Node Smith, ND

Obesity and Male Infertility

Obesity has been shown to be associated with male infertility. A recent report in the journal Frontiers in Physiology, explains why this is. The study looks at the increased levels of inflammatory markers in seminal fluid, lower sperm quality, both of which correlate to body mass index (BMI).1 The conclusion of the research is that chronic inflammation may be impacting the male reproductive organs in ways which negatively impact fertility.

What’s the Single Greatest Global Health Threat we Face Today?

Obesity is arguably the single greatest global health threat we face today. Obesity is linked – though perhaps not the causal factor – to many metabolic disorders, virtually all cardiovascular concerns, and chronic disease in general. A major contributing factor to the insidious effects of obesity is how obese individuals develop chronic inflammation in their tissues, leading to organ dysfunction. This organ specific chronic inflammation led researchers in China to study its effects on the male reproductive system.

Past Studies Linked Chronic Inflammatory States to Dysfunctional Sperm Production

Studies have linked chronic inflammatory states to dysfunctional sperm production in the past, but it has been unknown if obesity-related inflammation could truly influence fertility. This team of researchers from China specifically looked at obesity’s effect on the male genital tract.

High Fat Diet vs. Normal Diet

The investigation involved a typical mouse study that looked at the differences between male mice fed a high fat diet and those fed a normal diet. The group fed the high fat diet developed obesity, which led to chronic inflammation and structural changes in the testes as well as changes in sex hormone expression. Testosterone was decreased. Testosterone, among other things, contributes to the blood-testes barrier integrity – this is important in protecting the delicate structures of sperm/semen production. The mice also displayed increased levels of inflammatory proteins in their semen. These proteins have been seen to impact sperm function.

Research Looked at Sperm Quality and Inflammation Markers

The research then moved on to human subjects. They looked at sperm quality and inflammatory markers in 272 donors – 82 healthy weight donors, 150 overweight, and 40 obese. Significantly increased amounts of inflammatory proteins were observed in the overweight and obese donors. The levels correlated with BMI. The sperm concentration and function was also diminished in these 2 groups. Concentration and motility of sperm are two key indicators of male fertility.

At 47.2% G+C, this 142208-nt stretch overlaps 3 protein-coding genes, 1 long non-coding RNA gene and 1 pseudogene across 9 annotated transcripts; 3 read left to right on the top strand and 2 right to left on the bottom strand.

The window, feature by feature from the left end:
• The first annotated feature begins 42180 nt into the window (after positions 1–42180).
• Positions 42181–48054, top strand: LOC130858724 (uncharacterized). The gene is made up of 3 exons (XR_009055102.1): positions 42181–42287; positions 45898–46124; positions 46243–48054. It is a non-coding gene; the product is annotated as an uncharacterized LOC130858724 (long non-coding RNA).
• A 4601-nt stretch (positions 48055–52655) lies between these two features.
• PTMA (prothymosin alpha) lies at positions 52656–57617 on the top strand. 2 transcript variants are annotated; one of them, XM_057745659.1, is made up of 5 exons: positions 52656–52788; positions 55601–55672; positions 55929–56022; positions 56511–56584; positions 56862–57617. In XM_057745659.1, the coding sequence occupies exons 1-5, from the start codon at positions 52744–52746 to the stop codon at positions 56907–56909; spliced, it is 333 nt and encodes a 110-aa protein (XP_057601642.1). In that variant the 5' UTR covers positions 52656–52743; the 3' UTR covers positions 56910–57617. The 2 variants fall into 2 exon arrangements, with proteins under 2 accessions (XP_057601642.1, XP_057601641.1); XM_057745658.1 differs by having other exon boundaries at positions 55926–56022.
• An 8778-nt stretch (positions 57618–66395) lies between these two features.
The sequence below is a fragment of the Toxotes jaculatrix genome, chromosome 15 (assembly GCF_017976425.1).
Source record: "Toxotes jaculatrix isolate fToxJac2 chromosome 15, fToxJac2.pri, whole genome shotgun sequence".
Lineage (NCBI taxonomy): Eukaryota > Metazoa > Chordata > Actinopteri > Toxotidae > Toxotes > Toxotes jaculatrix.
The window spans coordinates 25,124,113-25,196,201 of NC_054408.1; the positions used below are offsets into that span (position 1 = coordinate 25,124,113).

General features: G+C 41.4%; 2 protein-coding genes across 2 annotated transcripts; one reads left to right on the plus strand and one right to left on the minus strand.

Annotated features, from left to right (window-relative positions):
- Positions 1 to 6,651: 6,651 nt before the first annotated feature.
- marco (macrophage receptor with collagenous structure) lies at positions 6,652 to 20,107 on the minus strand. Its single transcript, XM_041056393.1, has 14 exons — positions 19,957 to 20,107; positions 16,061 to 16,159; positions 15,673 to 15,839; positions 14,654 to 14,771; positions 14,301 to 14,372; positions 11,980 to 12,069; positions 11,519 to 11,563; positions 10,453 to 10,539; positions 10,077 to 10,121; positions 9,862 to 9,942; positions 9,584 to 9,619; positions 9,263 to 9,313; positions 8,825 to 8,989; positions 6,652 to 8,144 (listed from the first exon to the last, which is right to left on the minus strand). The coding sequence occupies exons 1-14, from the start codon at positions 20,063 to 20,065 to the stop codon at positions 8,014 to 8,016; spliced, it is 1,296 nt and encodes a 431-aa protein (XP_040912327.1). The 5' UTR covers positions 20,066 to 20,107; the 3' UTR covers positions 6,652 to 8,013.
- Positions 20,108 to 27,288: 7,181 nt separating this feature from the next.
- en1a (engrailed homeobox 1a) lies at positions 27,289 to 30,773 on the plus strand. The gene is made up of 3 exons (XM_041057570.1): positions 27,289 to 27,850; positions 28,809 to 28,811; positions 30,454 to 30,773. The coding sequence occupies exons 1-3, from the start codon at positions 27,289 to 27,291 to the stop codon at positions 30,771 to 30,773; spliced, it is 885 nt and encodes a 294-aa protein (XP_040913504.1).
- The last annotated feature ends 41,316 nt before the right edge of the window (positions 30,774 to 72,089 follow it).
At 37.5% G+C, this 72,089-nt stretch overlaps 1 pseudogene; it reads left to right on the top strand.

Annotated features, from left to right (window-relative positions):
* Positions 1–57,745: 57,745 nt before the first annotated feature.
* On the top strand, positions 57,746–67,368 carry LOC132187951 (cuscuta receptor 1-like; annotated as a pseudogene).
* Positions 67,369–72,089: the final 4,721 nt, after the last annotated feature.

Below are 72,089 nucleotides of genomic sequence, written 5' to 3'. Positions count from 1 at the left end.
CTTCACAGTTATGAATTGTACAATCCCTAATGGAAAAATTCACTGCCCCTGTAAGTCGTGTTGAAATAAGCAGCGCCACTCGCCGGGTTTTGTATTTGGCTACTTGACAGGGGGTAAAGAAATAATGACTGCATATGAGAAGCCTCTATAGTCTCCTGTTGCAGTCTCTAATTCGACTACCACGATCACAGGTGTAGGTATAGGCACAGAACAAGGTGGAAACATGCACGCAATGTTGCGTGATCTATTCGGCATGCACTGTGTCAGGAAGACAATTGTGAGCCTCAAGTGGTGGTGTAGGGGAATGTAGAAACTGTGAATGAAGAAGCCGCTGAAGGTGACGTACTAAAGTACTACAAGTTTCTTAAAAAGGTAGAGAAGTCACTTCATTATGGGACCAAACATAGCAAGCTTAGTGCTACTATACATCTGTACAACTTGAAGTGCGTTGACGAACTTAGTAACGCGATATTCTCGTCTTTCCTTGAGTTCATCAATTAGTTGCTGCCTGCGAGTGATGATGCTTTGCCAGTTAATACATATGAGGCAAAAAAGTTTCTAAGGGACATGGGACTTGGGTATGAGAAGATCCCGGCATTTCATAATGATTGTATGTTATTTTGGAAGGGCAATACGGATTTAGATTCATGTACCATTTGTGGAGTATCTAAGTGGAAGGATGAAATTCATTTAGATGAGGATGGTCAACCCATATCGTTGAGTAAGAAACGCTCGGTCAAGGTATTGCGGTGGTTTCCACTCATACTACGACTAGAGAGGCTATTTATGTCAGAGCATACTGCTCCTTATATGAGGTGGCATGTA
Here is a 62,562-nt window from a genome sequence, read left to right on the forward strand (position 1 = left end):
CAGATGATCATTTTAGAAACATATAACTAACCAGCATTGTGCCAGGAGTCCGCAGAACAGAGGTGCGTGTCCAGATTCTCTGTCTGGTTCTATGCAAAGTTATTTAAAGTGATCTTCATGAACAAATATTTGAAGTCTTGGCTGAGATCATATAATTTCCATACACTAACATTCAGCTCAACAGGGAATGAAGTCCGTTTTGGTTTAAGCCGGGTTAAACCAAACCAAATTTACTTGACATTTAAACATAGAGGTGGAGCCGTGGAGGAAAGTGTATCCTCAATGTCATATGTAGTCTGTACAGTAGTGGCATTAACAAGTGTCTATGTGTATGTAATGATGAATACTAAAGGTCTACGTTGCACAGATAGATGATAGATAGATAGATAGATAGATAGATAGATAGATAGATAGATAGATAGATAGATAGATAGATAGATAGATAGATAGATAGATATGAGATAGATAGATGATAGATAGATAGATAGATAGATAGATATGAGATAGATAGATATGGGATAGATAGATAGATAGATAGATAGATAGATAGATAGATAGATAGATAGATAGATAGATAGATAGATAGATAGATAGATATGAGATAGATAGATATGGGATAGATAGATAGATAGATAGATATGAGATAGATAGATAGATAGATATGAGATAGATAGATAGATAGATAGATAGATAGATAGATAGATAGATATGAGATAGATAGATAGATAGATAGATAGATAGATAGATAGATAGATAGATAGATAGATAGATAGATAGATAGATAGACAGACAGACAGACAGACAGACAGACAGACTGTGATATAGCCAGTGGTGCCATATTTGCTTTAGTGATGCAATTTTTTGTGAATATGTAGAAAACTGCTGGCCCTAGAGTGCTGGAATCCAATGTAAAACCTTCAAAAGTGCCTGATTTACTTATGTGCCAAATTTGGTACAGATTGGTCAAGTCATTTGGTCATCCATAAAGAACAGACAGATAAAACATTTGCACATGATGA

Source:

  1. Fan W, Xu Y, Liu Y, Zhang Z, Lu L, Ding Z. Obesity or Overweight, a Chronic Inflammatory Status in Male Reproductive System, Leads to Mice and Human Subfertility. Front Physiol. 2017;8:1117.
Image Copyright: <a href=’https://www.123rf.com/profile_wittybear’>wittybear / 123RF Stock Photo</a>

Node Smith, ND, is a naturopathic physician in Portland, OR and associate editor for NDNR. He has been instrumental in maintaining a firm connection to the philosophy and heritage of naturopathic medicine among the next generation of docs. He helped found the first multi-generational experiential retreat, which brings elders, alumni, and students together for a weekend camp-out where naturopathic medicine and medical philosophy are experienced in nature. Four years ago he helped found the non-profit, Association for Naturopathic ReVitalization (ANR), for which he serves as the board chairman. ANR has a mission to inspire health practitioners to embody the naturopathic principles through experiential education. Node also has a firm belief that the next era of naturopathic medicine will see a resurgence of in-patient facilities which use fasting, earthing, hydrotherapy and homeopathy to bring people back from chronic diseases of modern living; he is involved in numerous conversations and projects to bring about this vision.

Recommended Posts

Leave a Comment